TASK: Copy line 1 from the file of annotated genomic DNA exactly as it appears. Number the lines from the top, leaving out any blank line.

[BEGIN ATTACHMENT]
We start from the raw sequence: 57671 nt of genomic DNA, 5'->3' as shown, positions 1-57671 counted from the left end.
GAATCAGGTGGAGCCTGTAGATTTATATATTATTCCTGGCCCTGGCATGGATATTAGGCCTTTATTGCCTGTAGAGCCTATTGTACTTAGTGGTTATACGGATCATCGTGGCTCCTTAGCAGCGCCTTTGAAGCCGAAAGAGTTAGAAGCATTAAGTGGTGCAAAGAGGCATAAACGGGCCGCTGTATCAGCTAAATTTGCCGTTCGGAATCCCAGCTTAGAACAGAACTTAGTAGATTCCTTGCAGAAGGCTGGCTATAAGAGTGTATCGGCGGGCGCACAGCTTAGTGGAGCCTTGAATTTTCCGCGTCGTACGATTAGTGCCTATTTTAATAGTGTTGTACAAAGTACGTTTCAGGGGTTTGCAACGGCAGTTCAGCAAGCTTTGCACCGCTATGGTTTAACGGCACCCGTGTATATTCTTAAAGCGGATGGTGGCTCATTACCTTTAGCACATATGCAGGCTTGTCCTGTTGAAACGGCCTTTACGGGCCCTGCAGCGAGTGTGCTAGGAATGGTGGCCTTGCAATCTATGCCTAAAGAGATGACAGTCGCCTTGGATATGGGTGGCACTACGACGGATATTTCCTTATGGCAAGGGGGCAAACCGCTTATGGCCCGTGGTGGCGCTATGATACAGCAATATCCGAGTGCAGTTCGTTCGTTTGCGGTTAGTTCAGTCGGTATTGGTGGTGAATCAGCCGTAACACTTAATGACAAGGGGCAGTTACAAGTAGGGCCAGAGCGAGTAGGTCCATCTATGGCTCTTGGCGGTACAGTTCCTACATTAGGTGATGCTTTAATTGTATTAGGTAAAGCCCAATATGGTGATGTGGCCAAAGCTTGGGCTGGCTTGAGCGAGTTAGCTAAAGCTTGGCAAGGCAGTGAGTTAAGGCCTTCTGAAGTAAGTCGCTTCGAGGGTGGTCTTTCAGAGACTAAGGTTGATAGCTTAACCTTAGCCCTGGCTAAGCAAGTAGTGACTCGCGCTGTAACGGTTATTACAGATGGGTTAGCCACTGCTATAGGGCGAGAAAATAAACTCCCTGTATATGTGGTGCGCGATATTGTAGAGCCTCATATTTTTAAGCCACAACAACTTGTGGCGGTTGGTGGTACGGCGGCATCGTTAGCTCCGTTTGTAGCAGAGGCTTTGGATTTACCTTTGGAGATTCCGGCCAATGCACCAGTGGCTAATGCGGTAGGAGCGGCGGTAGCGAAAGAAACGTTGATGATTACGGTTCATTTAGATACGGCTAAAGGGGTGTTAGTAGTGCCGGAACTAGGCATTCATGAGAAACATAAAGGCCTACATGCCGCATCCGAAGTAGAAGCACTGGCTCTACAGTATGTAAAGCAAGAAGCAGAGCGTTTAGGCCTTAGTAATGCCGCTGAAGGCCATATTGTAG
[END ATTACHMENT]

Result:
We start from the raw sequence: 57671 nt of genomic DNA, 5'->3' as shown, positions 1-57671 counted from the left end.